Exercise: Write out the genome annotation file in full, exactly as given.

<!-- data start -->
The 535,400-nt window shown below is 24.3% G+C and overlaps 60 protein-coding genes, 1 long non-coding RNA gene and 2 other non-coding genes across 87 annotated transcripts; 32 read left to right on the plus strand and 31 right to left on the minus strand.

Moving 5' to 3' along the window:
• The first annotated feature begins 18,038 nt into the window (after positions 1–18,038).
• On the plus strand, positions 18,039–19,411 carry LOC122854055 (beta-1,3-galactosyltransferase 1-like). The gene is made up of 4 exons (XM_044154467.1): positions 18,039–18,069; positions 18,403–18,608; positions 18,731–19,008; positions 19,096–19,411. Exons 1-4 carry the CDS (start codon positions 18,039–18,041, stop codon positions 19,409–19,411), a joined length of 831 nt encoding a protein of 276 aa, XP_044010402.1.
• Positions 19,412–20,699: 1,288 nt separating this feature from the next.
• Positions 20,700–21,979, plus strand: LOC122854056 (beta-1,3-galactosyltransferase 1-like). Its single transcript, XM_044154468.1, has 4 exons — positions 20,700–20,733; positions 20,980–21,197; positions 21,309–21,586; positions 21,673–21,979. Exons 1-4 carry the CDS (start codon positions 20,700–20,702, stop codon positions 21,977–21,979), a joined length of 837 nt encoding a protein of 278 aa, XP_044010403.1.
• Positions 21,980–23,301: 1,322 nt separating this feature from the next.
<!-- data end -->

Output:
The 535,400-nt window shown below is 24.3% G+C and overlaps 60 protein-coding genes, 1 long non-coding RNA gene and 2 other non-coding genes across 87 annotated transcripts; 32 read left to right on the plus strand and 31 right to left on the minus strand.

Moving 5' to 3' along the window:
• The first annotated feature begins 18,038 nt into the window (after positions 1–18,038).
• On the plus strand, positions 18,039–19,411 carry LOC122854055 (beta-1,3-galactosyltransferase 1-like). The gene is made up of 4 exons (XM_044154467.1): positions 18,039–18,069; positions 18,403–18,608; positions 18,731–19,008; positions 19,096–19,411. Exons 1-4 carry the CDS (start codon positions 18,039–18,041, stop codon positions 19,409–19,411), a joined length of 831 nt encoding a protein of 276 aa, XP_044010402.1.
• Positions 19,412–20,699: 1,288 nt separating this feature from the next.
• Positions 20,700–21,979, plus strand: LOC122854056 (beta-1,3-galactosyltransferase 1-like). Its single transcript, XM_044154468.1, has 4 exons — positions 20,700–20,733; positions 20,980–21,197; positions 21,309–21,586; positions 21,673–21,979. Exons 1-4 carry the CDS (start codon positions 20,700–20,702, stop codon positions 21,977–21,979), a joined length of 837 nt encoding a protein of 278 aa, XP_044010403.1.
• Positions 21,980–23,301: 1,322 nt separating this feature from the next.